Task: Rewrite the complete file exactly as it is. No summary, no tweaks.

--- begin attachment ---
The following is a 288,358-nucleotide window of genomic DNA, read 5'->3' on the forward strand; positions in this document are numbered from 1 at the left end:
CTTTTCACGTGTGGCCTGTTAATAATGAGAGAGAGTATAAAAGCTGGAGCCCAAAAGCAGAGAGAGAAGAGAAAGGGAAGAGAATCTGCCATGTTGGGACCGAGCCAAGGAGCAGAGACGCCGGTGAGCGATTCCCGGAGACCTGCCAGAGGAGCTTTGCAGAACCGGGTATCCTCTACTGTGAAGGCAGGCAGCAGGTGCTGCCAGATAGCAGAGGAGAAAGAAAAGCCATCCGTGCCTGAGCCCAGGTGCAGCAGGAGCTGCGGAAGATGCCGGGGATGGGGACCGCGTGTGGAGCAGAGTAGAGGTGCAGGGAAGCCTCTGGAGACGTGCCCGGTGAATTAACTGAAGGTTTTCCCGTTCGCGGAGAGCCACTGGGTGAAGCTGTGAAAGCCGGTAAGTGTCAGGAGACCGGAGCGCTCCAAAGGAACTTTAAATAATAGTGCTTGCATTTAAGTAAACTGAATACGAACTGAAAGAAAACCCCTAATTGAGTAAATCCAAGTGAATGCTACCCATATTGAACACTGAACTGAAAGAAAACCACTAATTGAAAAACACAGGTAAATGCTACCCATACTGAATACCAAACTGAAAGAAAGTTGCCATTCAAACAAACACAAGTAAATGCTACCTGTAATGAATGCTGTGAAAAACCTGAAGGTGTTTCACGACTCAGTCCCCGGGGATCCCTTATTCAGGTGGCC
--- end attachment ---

The following is a 288,358-nucleotide window of genomic DNA, read 5'->3' on the forward strand; positions in this document are numbered from 1 at the left end:
CTTTTCACGTGTGGCCTGTTAATAATGAGAGAGAGTATAAAAGCTGGAGCCCAAAAGCAGAGAGAGAAGAGAAAGGGAAGAGAATCTGCCATGTTGGGACCGAGCCAAGGAGCAGAGACGCCGGTGAGCGATTCCCGGAGACCTGCCAGAGGAGCTTTGCAGAACCGGGTATCCTCTACTGTGAAGGCAGGCAGCAGGTGCTGCCAGATAGCAGAGGAGAAAGAAAAGCCATCCGTGCCTGAGCCCAGGTGCAGCAGGAGCTGCGGAAGATGCCGGGGATGGGGACCGCGTGTGGAGCAGAGTAGAGGTGCAGGGAAGCCTCTGGAGACGTGCCCGGTGAATTAACTGAAGGTTTTCCCGTTCGCGGAGAGCCACTGGGTGAAGCTGTGAAAGCCGGTAAGTGTCAGGAGACCGGAGCGCTCCAAAGGAACTTTAAATAATAGTGCTTGCATTTAAGTAAACTGAATACGAACTGAAAGAAAACCCCTAATTGAGTAAATCCAAGTGAATGCTACCCATATTGAACACTGAACTGAAAGAAAACCACTAATTGAAAAACACAGGTAAATGCTACCCATACTGAATACCAAACTGAAAGAAAGTTGCCATTCAAACAAACACAAGTAAATGCTACCTGTAATGAATGCTGTGAAAAACCTGAAGGTGTTTCACGACTCAGTCCCCGGGGATCCCTTATTCAGGTGGCC